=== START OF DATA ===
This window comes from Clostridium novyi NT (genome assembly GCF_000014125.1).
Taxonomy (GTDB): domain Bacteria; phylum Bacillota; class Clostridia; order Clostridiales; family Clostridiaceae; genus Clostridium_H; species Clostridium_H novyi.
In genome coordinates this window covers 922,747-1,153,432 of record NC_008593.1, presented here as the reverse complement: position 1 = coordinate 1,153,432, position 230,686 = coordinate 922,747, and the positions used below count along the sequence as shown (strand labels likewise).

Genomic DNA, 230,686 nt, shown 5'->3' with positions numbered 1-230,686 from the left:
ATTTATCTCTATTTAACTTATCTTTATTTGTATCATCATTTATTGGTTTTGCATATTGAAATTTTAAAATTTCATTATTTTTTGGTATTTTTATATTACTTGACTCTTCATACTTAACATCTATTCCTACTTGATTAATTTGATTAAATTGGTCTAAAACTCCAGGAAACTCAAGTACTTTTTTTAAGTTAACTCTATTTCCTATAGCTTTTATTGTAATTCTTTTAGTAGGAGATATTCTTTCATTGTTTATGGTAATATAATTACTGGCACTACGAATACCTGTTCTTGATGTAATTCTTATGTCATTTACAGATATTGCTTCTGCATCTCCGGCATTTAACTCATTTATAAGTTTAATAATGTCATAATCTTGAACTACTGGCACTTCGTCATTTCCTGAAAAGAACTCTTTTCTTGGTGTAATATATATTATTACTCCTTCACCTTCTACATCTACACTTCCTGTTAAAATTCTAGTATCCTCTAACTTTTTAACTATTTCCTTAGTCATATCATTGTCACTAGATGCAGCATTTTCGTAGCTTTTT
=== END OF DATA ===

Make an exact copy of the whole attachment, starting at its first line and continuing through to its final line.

This window comes from Clostridium novyi NT (genome assembly GCF_000014125.1).
Taxonomy (GTDB): domain Bacteria; phylum Bacillota; class Clostridia; order Clostridiales; family Clostridiaceae; genus Clostridium_H; species Clostridium_H novyi.
In genome coordinates this window covers 922,747-1,153,432 of record NC_008593.1, presented here as the reverse complement: position 1 = coordinate 1,153,432, position 230,686 = coordinate 922,747, and the positions used below count along the sequence as shown (strand labels likewise).

Genomic DNA, 230,686 nt, shown 5'->3' with positions numbered 1-230,686 from the left:
ATTTATCTCTATTTAACTTATCTTTATTTGTATCATCATTTATTGGTTTTGCATATTGAAATTTTAAAATTTCATTATTTTTTGGTATTTTTATATTACTTGACTCTTCATACTTAACATCTATTCCTACTTGATTAATTTGATTAAATTGGTCTAAAACTCCAGGAAACTCAAGTACTTTTTTTAAGTTAACTCTATTTCCTATAGCTTTTATTGTAATTCTTTTAGTAGGAGATATTCTTTCATTGTTTATGGTAATATAATTACTGGCACTACGAATACCTGTTCTTGATGTAATTCTTATGTCATTTACAGATATTGCTTCTGCATCTCCGGCATTTAACTCATTTATAAGTTTAATAATGTCATAATCTTGAACTACTGGCACTTCGTCATTTCCTGAAAAGAACTCTTTTCTTGGTGTAATATATATTATTACTCCTTCACCTTCTACATCTACACTTCCTGTTAAAATTCTAGTATCCTCTAACTTTTTAACTATTTCCTTAGTCATATCATTGTCACTAGATGCAGCATTTTCGTAGCTTTTT